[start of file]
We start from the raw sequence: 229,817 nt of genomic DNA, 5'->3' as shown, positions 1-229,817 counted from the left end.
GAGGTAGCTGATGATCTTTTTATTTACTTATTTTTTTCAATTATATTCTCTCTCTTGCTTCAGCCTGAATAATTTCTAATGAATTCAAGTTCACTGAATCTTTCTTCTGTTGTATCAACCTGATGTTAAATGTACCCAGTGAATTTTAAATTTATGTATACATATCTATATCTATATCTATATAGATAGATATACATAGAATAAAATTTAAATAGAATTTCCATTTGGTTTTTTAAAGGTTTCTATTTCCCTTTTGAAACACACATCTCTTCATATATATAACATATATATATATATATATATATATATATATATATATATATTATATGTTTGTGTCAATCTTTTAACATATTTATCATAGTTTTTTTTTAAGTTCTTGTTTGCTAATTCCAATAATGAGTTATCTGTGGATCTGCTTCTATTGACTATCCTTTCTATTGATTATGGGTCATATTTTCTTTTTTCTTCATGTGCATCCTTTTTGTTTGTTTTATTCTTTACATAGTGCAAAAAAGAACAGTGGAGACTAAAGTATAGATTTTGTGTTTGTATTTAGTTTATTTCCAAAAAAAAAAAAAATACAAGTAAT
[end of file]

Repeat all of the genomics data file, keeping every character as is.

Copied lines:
We start from the raw sequence: 229,817 nt of genomic DNA, 5'->3' as shown, positions 1-229,817 counted from the left end.
GAGGTAGCTGATGATCTTTTTATTTACTTATTTTTTTCAATTATATTCTCTCTCTTGCTTCAGCCTGAATAATTTCTAATGAATTCAAGTTCACTGAATCTTTCTTCTGTTGTATCAACCTGATGTTAAATGTACCCAGTGAATTTTAAATTTATGTATACATATCTATATCTATATCTATATAGATAGATATACATAGAATAAAATTTAAATAGAATTTCCATTTGGTTTTTTAAAGGTTTCTATTTCCCTTTTGAAACACACATCTCTTCATATATATAACATATATATATATATATATATATATATATATATATATATATTATATGTTTGTGTCAATCTTTTAACATATTTATCATAGTTTTTTTTTAAGTTCTTGTTTGCTAATTCCAATAATGAGTTATCTGTGGATCTGCTTCTATTGACTATCCTTTCTATTGATTATGGGTCATATTTTCTTTTTTCTTCATGTGCATCCTTTTTGTTTGTTTTATTCTTTACATAGTGCAAAAAAGAACAGTGGAGACTAAAGTATAGATTTTGTGTTTGTATTTAGTTTATTTCCAAAAAAAAAAAAAATACAAGTAAT